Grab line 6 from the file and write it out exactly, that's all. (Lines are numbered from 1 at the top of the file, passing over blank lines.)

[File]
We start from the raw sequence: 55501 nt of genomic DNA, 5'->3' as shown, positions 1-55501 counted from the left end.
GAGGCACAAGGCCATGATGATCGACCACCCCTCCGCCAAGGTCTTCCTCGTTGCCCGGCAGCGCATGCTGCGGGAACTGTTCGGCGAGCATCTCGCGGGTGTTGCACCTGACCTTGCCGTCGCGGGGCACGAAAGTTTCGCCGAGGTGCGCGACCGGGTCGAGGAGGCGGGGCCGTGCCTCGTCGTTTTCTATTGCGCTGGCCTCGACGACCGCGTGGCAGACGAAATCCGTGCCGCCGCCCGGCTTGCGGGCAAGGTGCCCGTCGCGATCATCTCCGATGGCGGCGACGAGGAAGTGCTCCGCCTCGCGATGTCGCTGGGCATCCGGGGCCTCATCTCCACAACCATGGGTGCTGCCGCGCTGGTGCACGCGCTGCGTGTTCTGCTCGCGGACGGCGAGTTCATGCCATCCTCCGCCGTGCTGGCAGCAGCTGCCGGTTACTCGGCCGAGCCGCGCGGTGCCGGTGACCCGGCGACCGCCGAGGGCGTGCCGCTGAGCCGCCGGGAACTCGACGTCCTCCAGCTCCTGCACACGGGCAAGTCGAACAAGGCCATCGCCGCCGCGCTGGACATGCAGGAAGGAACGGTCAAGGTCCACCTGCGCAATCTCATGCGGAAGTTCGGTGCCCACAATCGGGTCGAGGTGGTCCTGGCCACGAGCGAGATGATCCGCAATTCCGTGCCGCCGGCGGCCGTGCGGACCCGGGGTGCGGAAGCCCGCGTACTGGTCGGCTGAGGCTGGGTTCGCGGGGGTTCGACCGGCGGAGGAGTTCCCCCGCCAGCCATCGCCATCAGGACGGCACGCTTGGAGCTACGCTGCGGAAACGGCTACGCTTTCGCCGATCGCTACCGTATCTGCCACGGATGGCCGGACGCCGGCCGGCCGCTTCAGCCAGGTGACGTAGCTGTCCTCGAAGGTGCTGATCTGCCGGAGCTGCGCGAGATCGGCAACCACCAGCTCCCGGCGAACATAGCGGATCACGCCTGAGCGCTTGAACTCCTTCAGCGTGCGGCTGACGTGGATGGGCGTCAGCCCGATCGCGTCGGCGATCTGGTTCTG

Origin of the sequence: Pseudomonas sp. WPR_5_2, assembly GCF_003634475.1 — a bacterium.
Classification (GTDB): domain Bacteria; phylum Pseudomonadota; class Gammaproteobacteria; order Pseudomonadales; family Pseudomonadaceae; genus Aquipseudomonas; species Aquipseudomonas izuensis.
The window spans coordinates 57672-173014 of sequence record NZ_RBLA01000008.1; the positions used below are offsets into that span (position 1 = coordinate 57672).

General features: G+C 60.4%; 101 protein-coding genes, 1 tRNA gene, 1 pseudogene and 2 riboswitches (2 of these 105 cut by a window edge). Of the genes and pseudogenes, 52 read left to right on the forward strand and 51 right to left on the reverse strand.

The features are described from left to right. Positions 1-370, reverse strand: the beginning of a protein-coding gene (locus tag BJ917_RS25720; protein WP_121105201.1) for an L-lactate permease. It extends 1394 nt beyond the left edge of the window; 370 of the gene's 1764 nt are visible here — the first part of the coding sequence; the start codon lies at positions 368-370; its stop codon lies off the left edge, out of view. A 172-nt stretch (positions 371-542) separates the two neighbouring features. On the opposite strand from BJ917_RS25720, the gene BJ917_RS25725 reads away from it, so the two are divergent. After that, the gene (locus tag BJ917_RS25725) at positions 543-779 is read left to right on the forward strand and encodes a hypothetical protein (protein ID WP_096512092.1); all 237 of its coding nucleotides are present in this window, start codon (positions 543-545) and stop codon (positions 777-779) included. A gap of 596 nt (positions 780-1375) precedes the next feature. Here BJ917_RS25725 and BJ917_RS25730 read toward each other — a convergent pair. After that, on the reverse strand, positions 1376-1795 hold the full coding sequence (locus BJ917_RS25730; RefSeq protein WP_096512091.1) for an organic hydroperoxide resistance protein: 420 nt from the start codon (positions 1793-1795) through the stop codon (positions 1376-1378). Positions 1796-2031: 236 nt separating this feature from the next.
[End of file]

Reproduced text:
General features: G+C 60.4%; 101 protein-coding genes, 1 tRNA gene, 1 pseudogene and 2 riboswitches (2 of these 105 cut by a window edge). Of the genes and pseudogenes, 52 read left to right on the forward strand and 51 right to left on the reverse strand.